- Canned response. If you feel you need to respond to most emails, you can set up a few canned responses using a text expansion program such as AutoHotKey. I would recommend you set up 5-10 different canned responses, instead of just one. One response to thank them for their positive feedback, another to turn down a request, etc. If you notice you give the same response a lot, enter it in AHK and set up a key combination. Then, by pressing just a few keys, you can have your canned responses out in a hurry, perhaps customizing them with a few personal words.
- Mark for later. The ones that you decide are a higher priority, that need to be responded to, you should label “Respond”, and remove the “Others” label. This just takes a second. Then move on. Then in your later email processing session, go through the “Respond” folder and do a quick response.
Rule 5: Set a timer, process quickly, and be done. You should set a timer for 15-30 minutes (depending on the volume of your email), so that you don’t end up doing it for more than an hour. Remember, when you’re done with your email session, you’re done. You can breathe easy and get to the rest tomorrow. Here’s how to process quickly and empty your inbox:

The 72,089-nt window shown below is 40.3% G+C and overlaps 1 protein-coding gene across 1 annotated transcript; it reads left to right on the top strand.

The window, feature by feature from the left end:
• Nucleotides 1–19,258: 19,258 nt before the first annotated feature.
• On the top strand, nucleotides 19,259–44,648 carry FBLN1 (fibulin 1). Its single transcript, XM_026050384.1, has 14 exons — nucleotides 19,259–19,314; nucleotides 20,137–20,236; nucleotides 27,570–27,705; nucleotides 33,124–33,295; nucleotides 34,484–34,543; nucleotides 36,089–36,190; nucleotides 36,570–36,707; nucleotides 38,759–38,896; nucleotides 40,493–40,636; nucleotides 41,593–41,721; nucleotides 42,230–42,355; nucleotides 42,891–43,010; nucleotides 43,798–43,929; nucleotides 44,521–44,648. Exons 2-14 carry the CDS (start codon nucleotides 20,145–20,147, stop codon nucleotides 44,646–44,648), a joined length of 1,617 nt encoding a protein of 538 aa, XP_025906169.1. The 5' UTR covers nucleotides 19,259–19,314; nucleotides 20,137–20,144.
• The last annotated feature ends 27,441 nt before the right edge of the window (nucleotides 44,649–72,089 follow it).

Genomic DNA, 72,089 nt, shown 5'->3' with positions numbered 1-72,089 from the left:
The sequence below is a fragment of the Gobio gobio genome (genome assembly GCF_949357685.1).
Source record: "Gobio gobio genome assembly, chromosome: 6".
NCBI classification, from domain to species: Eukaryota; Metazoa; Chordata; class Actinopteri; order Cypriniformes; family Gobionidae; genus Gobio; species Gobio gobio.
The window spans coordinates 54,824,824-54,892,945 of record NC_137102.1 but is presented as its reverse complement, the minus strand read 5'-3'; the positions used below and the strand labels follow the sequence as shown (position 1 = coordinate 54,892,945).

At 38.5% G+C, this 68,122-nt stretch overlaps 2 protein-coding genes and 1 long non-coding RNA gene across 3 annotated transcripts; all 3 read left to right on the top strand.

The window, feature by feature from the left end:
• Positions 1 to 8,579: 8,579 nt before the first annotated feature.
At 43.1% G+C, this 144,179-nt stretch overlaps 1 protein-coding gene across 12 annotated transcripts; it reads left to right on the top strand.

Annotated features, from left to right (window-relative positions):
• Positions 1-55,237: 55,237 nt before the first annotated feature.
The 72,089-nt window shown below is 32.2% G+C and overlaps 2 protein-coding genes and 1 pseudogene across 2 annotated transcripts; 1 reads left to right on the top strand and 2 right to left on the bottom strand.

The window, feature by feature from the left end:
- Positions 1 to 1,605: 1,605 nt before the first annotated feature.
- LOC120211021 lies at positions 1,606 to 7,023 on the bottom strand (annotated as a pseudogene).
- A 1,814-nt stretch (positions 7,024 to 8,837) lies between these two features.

- Process the important emails (the ones in your inbox) first, to empty. Respond quickly, or delete, or forward, or archive (for later reference), or write down any tasks that need to be done later on your to-do list. Don’t ever read an email and then leave it sitting in your inbox. If an email requires a longer response than you can do right now, mark it “Respond” and get to it later.
- Scan through Reports and Others. Most of the Reports and Others emails don’t need a response or action. Just read them and either delete, forward or archive. Mark the ones that need a response “Respond” and get to it later.
- Respond. Once you’ve gone through the Important emails in the Inbox, and scanned and marked the Reports and Others, all you should have left is Respond. For these, you might not get done today. That’s OK. Do as many as you can, quickly, and leave the rest for tomorrow. There’s no need to empty this folder. When the timer goes off, get out and be done.
- Keyboard shortcuts. You really should memorize the important shortcuts. For Gmail, they are “r” for reply, “f” for forward, “#” for delete, “y” for archive, “o” for open. And really, those are the only actions you need. Once you get good with the keyboard shortcuts, processing should be a breeze.